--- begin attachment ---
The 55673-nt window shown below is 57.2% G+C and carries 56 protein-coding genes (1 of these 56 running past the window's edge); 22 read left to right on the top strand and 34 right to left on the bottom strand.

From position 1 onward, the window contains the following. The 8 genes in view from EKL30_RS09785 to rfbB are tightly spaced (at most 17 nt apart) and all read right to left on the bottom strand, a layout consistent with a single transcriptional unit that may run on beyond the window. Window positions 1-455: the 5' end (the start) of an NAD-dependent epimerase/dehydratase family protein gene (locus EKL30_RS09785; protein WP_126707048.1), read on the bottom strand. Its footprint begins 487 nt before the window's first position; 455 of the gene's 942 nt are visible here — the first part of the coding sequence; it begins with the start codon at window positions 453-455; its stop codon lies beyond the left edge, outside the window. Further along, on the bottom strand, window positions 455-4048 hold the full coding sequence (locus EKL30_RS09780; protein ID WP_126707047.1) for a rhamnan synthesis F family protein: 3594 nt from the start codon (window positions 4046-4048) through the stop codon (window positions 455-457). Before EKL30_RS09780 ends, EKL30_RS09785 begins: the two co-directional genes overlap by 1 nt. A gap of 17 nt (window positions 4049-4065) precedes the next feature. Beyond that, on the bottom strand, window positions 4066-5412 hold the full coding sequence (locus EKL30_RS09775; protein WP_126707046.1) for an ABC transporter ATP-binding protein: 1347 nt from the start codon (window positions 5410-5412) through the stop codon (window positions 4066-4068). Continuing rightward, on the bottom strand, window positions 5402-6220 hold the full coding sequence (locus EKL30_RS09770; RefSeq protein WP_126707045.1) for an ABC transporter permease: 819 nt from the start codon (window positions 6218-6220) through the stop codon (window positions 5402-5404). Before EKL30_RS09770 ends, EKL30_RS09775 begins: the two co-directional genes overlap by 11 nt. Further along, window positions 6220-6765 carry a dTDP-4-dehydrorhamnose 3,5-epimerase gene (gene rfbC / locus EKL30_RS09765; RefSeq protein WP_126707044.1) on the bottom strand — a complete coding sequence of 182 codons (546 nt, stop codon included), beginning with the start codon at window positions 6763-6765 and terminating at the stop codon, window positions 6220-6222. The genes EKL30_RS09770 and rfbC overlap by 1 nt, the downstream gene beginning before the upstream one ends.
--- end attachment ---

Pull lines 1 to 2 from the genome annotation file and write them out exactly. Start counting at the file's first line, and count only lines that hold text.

The 55673-nt window shown below is 57.2% G+C and carries 56 protein-coding genes (1 of these 56 running past the window's edge); 22 read left to right on the top strand and 34 right to left on the bottom strand.

From position 1 onward, the window contains the following. The 8 genes in view from EKL30_RS09785 to rfbB are tightly spaced (at most 17 nt apart) and all read right to left on the bottom strand, a layout consistent with a single transcriptional unit that may run on beyond the window. Window positions 1-455: the 5' end (the start) of an NAD-dependent epimerase/dehydratase family protein gene (locus EKL30_RS09785; protein WP_126707048.1), read on the bottom strand. Its footprint begins 487 nt before the window's first position; 455 of the gene's 942 nt are visible here — the first part of the coding sequence; it begins with the start codon at window positions 453-455; its stop codon lies beyond the left edge, outside the window. Further along, on the bottom strand, window positions 455-4048 hold the full coding sequence (locus EKL30_RS09780; protein ID WP_126707047.1) for a rhamnan synthesis F family protein: 3594 nt from the start codon (window positions 4046-4048) through the stop codon (window positions 455-457). Before EKL30_RS09780 ends, EKL30_RS09785 begins: the two co-directional genes overlap by 1 nt. A gap of 17 nt (window positions 4049-4065) precedes the next feature. Beyond that, on the bottom strand, window positions 4066-5412 hold the full coding sequence (locus EKL30_RS09775; protein WP_126707046.1) for an ABC transporter ATP-binding protein: 1347 nt from the start codon (window positions 5410-5412) through the stop codon (window positions 4066-4068). Continuing rightward, on the bottom strand, window positions 5402-6220 hold the full coding sequence (locus EKL30_RS09770; RefSeq protein WP_126707045.1) for an ABC transporter permease: 819 nt from the start codon (window positions 6218-6220) through the stop codon (window positions 5402-5404). Before EKL30_RS09770 ends, EKL30_RS09775 begins: the two co-directional genes overlap by 11 nt. Further along, window positions 6220-6765 carry a dTDP-4-dehydrorhamnose 3,5-epimerase gene (gene rfbC / locus EKL30_RS09765; RefSeq protein WP_126707044.1) on the bottom strand — a complete coding sequence of 182 codons (546 nt, stop codon included), beginning with the start codon at window positions 6763-6765 and terminating at the stop codon, window positions 6220-6222. The genes EKL30_RS09770 and rfbC overlap by 1 nt, the downstream gene beginning before the upstream one ends.